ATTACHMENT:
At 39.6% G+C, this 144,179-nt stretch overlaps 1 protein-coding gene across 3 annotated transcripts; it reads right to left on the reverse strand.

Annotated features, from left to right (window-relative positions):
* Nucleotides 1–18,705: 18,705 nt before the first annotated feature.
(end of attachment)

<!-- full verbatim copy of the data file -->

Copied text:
At 39.6% G+C, this 144,179-nt stretch overlaps 1 protein-coding gene across 3 annotated transcripts; it reads right to left on the reverse strand.

Annotated features, from left to right (window-relative positions):
* Nucleotides 1–18,705: 18,705 nt before the first annotated feature.